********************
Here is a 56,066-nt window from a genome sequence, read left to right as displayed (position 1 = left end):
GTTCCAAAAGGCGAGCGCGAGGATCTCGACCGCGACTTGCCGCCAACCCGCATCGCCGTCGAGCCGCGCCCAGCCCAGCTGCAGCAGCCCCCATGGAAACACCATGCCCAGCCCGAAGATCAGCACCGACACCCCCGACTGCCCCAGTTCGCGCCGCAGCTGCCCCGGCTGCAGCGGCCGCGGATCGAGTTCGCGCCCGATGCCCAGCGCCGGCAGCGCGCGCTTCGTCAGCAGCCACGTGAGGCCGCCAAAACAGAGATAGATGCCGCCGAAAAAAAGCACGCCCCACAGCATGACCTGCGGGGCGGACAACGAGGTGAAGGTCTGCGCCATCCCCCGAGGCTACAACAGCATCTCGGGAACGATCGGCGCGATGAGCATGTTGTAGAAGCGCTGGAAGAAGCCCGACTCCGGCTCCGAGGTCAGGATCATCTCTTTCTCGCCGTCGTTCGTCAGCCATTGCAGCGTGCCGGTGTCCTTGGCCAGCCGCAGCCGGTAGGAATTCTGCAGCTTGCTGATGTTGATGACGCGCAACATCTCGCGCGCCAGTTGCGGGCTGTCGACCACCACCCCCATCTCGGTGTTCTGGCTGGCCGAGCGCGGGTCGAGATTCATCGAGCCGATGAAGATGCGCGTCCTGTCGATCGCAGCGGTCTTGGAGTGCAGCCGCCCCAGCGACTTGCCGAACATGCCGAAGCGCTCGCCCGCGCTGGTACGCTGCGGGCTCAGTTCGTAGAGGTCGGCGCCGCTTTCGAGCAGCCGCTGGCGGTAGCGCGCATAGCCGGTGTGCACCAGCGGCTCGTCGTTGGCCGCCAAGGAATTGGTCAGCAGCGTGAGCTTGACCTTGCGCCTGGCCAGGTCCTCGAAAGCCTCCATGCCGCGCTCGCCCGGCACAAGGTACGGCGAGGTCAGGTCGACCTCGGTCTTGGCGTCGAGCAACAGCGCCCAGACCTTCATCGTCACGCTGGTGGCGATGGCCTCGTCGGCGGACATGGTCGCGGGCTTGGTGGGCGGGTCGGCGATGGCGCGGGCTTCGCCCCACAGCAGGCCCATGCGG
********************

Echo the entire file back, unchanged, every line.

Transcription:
Here is a 56,066-nt window from a genome sequence, read left to right as displayed (position 1 = left end):
GTTCCAAAAGGCGAGCGCGAGGATCTCGACCGCGACTTGCCGCCAACCCGCATCGCCGTCGAGCCGCGCCCAGCCCAGCTGCAGCAGCCCCCATGGAAACACCATGCCCAGCCCGAAGATCAGCACCGACACCCCCGACTGCCCCAGTTCGCGCCGCAGCTGCCCCGGCTGCAGCGGCCGCGGATCGAGTTCGCGCCCGATGCCCAGCGCCGGCAGCGCGCGCTTCGTCAGCAGCCACGTGAGGCCGCCAAAACAGAGATAGATGCCGCCGAAAAAAAGCACGCCCCACAGCATGACCTGCGGGGCGGACAACGAGGTGAAGGTCTGCGCCATCCCCCGAGGCTACAACAGCATCTCGGGAACGATCGGCGCGATGAGCATGTTGTAGAAGCGCTGGAAGAAGCCCGACTCCGGCTCCGAGGTCAGGATCATCTCTTTCTCGCCGTCGTTCGTCAGCCATTGCAGCGTGCCGGTGTCCTTGGCCAGCCGCAGCCGGTAGGAATTCTGCAGCTTGCTGATGTTGATGACGCGCAACATCTCGCGCGCCAGTTGCGGGCTGTCGACCACCACCCCCATCTCGGTGTTCTGGCTGGCCGAGCGCGGGTCGAGATTCATCGAGCCGATGAAGATGCGCGTCCTGTCGATCGCAGCGGTCTTGGAGTGCAGCCGCCCCAGCGACTTGCCGAACATGCCGAAGCGCTCGCCCGCGCTGGTACGCTGCGGGCTCAGTTCGTAGAGGTCGGCGCCGCTTTCGAGCAGCCGCTGGCGGTAGCGCGCATAGCCGGTGTGCACCAGCGGCTCGTCGTTGGCCGCCAAGGAATTGGTCAGCAGCGTGAGCTTGACCTTGCGCCTGGCCAGGTCCTCGAAAGCCTCCATGCCGCGCTCGCCCGGCACAAGGTACGGCGAGGTCAGGTCGACCTCGGTCTTGGCGTCGAGCAACAGCGCCCAGACCTTCATCGTCACGCTGGTGGCGATGGCCTCGTCGGCGGACATGGTCGCGGGCTTGGTGGGCGGGTCGGCGATGGCGCGGGCTTCGCCCCACAGCAGGCCCATGCGG